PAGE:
The rivalry between China and India for control of Zimbabwe's mineral resources has intensified, writes Ray Ndlovu.
The two countries are scrambling for natural resources to feed their economies, which have recorded rapid economic growth in the past decade.
Both have signed multibillion-dollar deals with the government and gained a foothold in key sectors of the Zimbabwean economy, including energy, construction, agriculture and mining.
In the energy sector, India's Essar Group signed a $4-billion deal to take over the ailing state-owned steelmaker, the Zimbabwe Iron and Steel Company (Ziscosteel), which was renamed New Zimbabwe Steel. It was hailed by industry and commerce minister Welshman Ncube as "the single largest foreign direct investment deal" of the decade.
But economic analysts said the Ziscosteel race reflects the open and intense rivalry between China and India. Several Indian-linked firms, including ArcelorMittal and Jindal Steel, also bid for the deal and had to stave off a challenge from the Chinese-owned Sino-Zim.
Tony Hawkins, professor of economics at the University of Zimbabwe, said he did not envisage traditional Western investors coming in as big players in Zimbabwe.
"The new big players will be from China, India and other African countries as they are seeking to power up their economies with Zimbabwe's resources," he said.
President Robert Mugabe's Zanu-PF party has used the influx of Chinese and Indian investors to underscore the success of the "look east" policy, on which Mugabe embarked in 2003 after his fall-out with Western countries over often-violent seizures of white-owned commercial farms in 2000.
Trade between India and Zimbabwe increased from $60-million in 2010 to $125-million last year.
India and China are also competing in the diamond industry. In 2010 India bought more than 80% of Marange's alluvial diamonds at the inaugural diamond auction and sources in the mining sector said India was planning to build a diamond-cutting centre in Harare that would train locals.
China's Anjin is the government's biggest partner in mining the country's diamonds. Last year Zimbabwe produced eight million carats from its Marange diamond fields alone.
A diamond analyst, Aniruddha Lidbide, said: "Rough diamond production is declining in the world's leading mines so Zimbabwe is the only hope for Indian diamantaires."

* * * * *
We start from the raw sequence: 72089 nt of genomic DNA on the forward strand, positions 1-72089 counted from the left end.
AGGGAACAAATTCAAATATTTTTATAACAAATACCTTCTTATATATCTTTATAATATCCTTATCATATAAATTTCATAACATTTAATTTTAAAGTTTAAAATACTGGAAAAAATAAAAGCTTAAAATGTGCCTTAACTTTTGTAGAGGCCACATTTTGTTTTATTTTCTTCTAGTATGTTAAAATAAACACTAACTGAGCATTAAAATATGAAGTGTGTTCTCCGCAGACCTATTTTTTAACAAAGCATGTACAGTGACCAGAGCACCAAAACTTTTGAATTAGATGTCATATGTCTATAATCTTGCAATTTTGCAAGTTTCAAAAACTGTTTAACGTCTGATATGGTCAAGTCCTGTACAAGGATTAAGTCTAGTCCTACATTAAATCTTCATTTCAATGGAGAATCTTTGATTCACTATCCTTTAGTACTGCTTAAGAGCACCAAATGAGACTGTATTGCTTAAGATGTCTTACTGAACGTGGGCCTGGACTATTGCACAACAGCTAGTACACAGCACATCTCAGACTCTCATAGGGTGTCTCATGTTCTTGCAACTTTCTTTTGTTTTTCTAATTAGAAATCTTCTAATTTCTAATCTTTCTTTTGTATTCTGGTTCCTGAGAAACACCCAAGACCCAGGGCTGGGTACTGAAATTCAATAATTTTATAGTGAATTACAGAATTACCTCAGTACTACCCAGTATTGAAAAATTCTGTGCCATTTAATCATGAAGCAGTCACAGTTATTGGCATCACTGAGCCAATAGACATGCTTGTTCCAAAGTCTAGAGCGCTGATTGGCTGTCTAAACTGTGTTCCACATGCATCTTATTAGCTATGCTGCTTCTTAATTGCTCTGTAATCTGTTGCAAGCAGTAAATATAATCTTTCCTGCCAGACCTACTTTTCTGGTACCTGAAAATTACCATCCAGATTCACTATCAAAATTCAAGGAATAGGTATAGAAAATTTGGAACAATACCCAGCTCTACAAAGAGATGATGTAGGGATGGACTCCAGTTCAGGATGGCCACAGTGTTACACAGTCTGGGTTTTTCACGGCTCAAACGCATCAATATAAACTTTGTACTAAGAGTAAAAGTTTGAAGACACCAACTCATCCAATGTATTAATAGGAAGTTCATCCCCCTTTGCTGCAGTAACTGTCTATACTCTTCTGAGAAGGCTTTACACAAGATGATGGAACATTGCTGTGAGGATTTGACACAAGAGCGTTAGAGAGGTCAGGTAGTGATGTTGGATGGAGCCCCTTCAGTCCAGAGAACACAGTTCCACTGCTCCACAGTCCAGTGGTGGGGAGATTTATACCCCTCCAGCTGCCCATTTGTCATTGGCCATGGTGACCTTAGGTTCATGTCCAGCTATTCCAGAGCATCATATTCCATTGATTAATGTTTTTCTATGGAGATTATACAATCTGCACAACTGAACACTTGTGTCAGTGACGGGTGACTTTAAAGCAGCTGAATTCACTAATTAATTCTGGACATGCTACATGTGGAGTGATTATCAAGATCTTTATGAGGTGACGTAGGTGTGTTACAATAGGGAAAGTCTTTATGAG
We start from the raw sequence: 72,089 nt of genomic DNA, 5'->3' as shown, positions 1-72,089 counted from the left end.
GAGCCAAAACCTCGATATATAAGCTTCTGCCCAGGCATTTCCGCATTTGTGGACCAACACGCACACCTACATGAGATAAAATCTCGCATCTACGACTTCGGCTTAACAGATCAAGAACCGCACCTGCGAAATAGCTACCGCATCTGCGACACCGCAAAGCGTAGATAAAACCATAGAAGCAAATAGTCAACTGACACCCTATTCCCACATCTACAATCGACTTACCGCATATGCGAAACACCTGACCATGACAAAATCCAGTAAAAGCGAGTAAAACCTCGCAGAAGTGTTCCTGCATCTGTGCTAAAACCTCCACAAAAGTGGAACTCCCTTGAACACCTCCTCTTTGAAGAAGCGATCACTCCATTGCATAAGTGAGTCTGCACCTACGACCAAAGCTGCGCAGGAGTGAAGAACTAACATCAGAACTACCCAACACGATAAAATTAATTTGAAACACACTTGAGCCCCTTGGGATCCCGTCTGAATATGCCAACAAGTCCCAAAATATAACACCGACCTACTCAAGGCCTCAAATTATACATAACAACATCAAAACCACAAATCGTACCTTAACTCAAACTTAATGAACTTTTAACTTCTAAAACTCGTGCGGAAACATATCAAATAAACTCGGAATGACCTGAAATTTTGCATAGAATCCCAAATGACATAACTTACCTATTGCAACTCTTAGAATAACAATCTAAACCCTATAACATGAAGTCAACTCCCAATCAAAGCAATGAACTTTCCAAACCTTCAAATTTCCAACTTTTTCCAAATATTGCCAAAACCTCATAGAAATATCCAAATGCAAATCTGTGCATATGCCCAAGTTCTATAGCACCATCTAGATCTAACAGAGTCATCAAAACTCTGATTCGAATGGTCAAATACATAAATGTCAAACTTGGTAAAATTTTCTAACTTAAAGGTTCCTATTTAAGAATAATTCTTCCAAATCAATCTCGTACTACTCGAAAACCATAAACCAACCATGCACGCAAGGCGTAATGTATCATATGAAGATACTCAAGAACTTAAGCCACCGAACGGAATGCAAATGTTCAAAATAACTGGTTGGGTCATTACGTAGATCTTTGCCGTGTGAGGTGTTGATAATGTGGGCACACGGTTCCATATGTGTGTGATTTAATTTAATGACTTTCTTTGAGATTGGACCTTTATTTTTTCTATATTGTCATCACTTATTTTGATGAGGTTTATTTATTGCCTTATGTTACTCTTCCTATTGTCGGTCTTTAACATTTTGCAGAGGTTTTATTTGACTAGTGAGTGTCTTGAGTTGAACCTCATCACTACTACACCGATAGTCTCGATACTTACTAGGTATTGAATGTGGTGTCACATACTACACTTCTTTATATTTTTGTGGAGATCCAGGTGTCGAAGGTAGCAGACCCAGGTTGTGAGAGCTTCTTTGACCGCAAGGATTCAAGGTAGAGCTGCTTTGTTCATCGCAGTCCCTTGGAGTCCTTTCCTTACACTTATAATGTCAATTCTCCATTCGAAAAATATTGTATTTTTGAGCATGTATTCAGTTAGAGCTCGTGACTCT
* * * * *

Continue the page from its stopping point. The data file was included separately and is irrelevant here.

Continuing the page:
Sources in the telecommunications industry said India was preparing to inject capital into the struggling state-owned cellphone company, Net One.
However, China's position in Zimbabwe remains unparalleled, with trade between the two countries reaching $1-billion in 2012, having doubled from $550-million in 2010.
In March 2011, China signed nearly $700-million in loan deals with Zimbabwe. Chinese vice premier, Wang Qishang, who was in Harare for that signing, said that the loan included $100-million in direct aid to the Zimbabwean government.
At the time the opposition Movement for Democratic Change protested, saying Mugabe had mortgaged the country's mineral resources, including platinum in the Great Dyke and diamonds in the Marange fields, as part payment for the financial package.
'Shared political history'
Chinese companies operating in the country include Anjin, a joint diamond-mining venture between the Chinese and the Zimbabwe government in the Marange minefields.
The Anhui Foreign Economic Construction Company is also spearheading two major construction projects — a mall and a hotel in Harare. Anhui built the multimillion-dollar Zimbabwe Defence College, which opened last year.
The Chinese ambassador to Zimbabwe, Lin Lin, said his country's "profound traditional friendship business" with Zimbabwe stemmed from a shared political history.
"More and more Chinese companies are involved in Zimbabwe's economic development. The two countries are also co-operating in other sectors such as education and culture."
The Chinese-owned company, Sino Hydro, recently won a tender valued at $1-billion to refurbish and expand the Hwange and Kariba power stations.
As the tobacco sales season gets underway this month, the Tobacco Industry and Marketing Board said it expected Chinese merchants, who have become key buyers of the country's tobacco, to play a pivotal role by offering high prices for the golden leaf.
According to the board, Chinese buyers account for 40% of Zimbabwean tobacco, European markets for 35% and the rest is distributed elsewhere.
Anjin eyes blue-sky opportunity
China is to extend its influence on Zimbabwe’s economy beyond its dominance of diamond production at the Marange diamond fields as Chinese-owned Anjin Investments is poised to enter the country’s airline industry.
A recent government gazette shows that Anjin has applied to the Civil Aviation Authority of Zimbabwe for a commercial licence. If Anjin enters the airline industry, it will compete with Air Zimbabwe, the official national airline. Air Zimbabwe is fighting liquidation and is saddled with a $100-million debt and a wage dispute with its 1 000 employees.
Air Zimbabwe offers only four weekly flights to Johannesburg at a "special rate" of $317 and is yet to resume its schedule for domestic flights.
Transport Minister Nicholas Goche was unavailable to comment on the progress of Anjin’s licence application and his personal assistant said that Goche was in South Africa attending to his sick child.
It is understood that alongside Anjin’s interest to take to the skies is another
Chinese-linked company, Anhui Foreign Economic Construction Company. Anhui is already heavily involved in the local construction industry.
And Wilderness Safaris, a conservation company with interests in numerous Southern African countries, has applied for a commercial airline licence through its Zimbabwean arm to service domestic, regional and international routes. – Ray Ndlovu